BUDAPEST, Nov 7 (Reuters) – The Hungarian government could decide within days on new food price caps to curb inflation, which could peak around 25% by the end of the year , Development Minister Marton Nagy told Inforadio on Monday.
Prime Minister Viktor Orban announced last month that the government could expand the scope of price caps on fuel and some staple foods over the next few weeks, without giving details on which food items might be affected.
The government capped the price of milk, sugar, flour, sunflower oil, pork leg and chicken breast in February to try to shield households from soaring costs, while fuel prices and mortgage rates were also capped.
In order to curb inflation, price caps must be maintained, Nagy said. “In the event of a food price cap, the range of products subject to a price cap may be expanded, and the government may make a decision on this in the coming days,” he said.
“The future of these price caps will be determined by inflation, which has yet to peak,” he said.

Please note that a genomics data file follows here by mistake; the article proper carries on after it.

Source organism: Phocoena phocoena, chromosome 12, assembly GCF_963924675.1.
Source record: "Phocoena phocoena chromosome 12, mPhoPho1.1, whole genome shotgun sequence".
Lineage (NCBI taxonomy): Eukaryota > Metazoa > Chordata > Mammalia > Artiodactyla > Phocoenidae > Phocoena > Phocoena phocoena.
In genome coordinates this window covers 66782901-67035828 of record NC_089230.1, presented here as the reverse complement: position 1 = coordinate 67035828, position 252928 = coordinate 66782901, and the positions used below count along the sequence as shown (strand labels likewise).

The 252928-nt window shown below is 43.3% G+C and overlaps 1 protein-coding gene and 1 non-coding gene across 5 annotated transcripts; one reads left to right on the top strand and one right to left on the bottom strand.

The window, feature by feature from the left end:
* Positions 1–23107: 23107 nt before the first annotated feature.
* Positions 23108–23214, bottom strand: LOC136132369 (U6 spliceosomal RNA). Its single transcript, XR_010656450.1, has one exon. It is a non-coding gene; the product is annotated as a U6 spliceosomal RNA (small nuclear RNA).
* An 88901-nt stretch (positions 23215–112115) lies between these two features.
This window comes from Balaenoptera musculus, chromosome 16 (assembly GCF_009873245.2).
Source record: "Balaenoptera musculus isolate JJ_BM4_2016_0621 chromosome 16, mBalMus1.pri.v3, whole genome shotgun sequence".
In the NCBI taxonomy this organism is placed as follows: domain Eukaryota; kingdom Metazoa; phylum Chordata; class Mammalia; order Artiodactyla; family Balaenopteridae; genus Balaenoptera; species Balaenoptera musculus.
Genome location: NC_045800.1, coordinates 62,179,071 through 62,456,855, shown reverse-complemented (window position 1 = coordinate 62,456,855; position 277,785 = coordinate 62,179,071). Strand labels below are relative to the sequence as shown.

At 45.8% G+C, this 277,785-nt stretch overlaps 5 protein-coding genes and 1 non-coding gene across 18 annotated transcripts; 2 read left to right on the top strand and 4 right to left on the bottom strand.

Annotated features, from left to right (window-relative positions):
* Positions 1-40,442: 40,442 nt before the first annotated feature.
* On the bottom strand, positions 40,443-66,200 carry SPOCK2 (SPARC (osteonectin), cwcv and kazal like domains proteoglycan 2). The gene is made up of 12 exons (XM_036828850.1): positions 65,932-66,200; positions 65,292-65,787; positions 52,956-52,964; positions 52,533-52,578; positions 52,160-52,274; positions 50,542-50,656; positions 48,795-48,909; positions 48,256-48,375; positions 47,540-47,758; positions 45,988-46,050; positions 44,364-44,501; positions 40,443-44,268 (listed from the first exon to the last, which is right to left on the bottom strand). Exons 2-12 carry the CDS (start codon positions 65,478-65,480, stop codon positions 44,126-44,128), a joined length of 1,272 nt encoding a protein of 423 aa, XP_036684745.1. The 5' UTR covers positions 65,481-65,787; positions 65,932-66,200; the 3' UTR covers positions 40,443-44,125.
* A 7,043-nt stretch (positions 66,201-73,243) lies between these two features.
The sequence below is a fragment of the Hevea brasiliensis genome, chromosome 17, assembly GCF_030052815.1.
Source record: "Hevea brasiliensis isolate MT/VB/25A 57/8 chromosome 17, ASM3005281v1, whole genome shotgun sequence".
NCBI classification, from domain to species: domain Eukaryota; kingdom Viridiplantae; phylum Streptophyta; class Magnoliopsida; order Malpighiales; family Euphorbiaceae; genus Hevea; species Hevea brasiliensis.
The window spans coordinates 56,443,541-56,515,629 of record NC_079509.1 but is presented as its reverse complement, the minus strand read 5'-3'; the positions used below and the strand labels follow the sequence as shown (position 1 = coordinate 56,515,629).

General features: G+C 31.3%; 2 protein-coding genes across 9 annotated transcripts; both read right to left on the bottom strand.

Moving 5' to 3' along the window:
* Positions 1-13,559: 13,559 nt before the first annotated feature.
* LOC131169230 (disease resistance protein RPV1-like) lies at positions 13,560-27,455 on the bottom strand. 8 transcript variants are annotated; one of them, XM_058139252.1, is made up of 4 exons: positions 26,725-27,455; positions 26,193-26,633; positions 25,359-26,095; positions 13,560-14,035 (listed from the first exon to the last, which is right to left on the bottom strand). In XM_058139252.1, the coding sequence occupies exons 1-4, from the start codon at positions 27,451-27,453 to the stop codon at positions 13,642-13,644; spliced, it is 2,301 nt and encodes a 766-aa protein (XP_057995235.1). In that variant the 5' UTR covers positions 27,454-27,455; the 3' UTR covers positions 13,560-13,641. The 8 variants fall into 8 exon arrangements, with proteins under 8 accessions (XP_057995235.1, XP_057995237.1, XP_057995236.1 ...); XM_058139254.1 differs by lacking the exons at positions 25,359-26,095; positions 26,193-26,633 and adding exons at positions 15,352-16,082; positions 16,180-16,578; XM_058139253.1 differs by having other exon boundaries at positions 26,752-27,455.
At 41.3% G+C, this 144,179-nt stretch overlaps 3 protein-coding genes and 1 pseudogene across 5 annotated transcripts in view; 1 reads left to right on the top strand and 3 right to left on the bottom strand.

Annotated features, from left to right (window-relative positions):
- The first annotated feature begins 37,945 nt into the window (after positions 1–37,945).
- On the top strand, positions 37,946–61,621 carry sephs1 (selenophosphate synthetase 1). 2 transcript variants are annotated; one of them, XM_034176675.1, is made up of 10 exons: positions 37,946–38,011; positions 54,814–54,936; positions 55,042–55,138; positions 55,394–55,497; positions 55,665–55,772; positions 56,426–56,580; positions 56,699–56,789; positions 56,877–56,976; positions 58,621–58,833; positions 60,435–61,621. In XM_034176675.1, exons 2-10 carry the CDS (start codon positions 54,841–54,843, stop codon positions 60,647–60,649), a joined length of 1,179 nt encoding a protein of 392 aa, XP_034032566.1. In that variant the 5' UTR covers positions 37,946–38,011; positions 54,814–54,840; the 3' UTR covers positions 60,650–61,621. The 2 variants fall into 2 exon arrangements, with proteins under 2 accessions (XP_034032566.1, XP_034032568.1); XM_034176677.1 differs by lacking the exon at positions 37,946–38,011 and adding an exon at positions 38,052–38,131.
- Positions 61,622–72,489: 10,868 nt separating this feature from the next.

He said October inflation had edged up to 21% and “it could be close to 25% by the end of the year when it could turn around.”
October inflation data is due later this week.
Nagy said the economy could grow more than 4.5% this year, before slowing next year.
Hungarian inflation jumped to over 20% in September, beating market expectations, fueled by a 35.2% rise in food prices and a 62.1% rise in energy prices after Orban’s government reduced utility bill subsidies for some households.
Nationalist Orban has sharply criticized the European Union for imposing sanctions on Russia over its invasion of Ukraine, saying it failed to weaken Moscow significantly while causing oil prices to spike. food and energy.
Economists polled by Reuters see average inflation rising to 15% next year from an expected 14% in 2022, with price growth exceeding the central bank’s target range of 2% to 4% even in 2024.
Combined with drops in the forint to record lows, soaring inflation forced the National Bank of Hungary to revise its monetary policy framework in mid-October as an emergency measure and introduce a rapid deposit tool at a rate of 18%. This supported the forint.
Reporting by Krisztina Than and Anita Komuves; Editing by Alison Williams
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